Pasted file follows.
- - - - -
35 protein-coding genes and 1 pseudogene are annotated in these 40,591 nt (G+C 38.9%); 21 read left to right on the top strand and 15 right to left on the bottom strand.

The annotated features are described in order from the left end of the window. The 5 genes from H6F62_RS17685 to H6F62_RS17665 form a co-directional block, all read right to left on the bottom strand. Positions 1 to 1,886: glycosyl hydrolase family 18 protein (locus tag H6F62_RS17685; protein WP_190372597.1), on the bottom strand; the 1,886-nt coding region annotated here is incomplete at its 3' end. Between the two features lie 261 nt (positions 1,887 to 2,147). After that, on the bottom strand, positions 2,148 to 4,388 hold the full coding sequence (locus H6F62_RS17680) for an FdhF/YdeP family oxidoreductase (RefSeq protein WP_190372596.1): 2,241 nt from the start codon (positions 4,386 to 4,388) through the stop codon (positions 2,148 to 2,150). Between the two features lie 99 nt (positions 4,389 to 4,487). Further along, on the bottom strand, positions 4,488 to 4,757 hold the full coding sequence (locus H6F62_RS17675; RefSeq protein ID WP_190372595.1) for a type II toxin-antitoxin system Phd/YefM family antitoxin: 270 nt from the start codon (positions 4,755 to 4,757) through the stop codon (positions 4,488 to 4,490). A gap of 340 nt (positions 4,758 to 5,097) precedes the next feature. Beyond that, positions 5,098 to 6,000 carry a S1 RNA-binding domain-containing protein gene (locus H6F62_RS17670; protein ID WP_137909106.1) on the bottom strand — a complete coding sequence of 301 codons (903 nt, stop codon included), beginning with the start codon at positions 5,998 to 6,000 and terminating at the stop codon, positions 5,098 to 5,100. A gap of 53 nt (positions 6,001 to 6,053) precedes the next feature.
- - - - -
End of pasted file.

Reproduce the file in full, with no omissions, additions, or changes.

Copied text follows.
35 protein-coding genes and 1 pseudogene are annotated in these 40,591 nt (G+C 38.9%); 21 read left to right on the top strand and 15 right to left on the bottom strand.

The annotated features are described in order from the left end of the window. The 5 genes from H6F62_RS17685 to H6F62_RS17665 form a co-directional block, all read right to left on the bottom strand. Positions 1 to 1,886: glycosyl hydrolase family 18 protein (locus tag H6F62_RS17685; protein WP_190372597.1), on the bottom strand; the 1,886-nt coding region annotated here is incomplete at its 3' end. Between the two features lie 261 nt (positions 1,887 to 2,147). After that, on the bottom strand, positions 2,148 to 4,388 hold the full coding sequence (locus H6F62_RS17680) for an FdhF/YdeP family oxidoreductase (RefSeq protein WP_190372596.1): 2,241 nt from the start codon (positions 4,386 to 4,388) through the stop codon (positions 2,148 to 2,150). Between the two features lie 99 nt (positions 4,389 to 4,487). Further along, on the bottom strand, positions 4,488 to 4,757 hold the full coding sequence (locus H6F62_RS17675; RefSeq protein ID WP_190372595.1) for a type II toxin-antitoxin system Phd/YefM family antitoxin: 270 nt from the start codon (positions 4,755 to 4,757) through the stop codon (positions 4,488 to 4,490). A gap of 340 nt (positions 4,758 to 5,097) precedes the next feature. Beyond that, positions 5,098 to 6,000 carry a S1 RNA-binding domain-containing protein gene (locus H6F62_RS17670; protein ID WP_137909106.1) on the bottom strand — a complete coding sequence of 301 codons (903 nt, stop codon included), beginning with the start codon at positions 5,998 to 6,000 and terminating at the stop codon, positions 5,098 to 5,100. A gap of 53 nt (positions 6,001 to 6,053) precedes the next feature.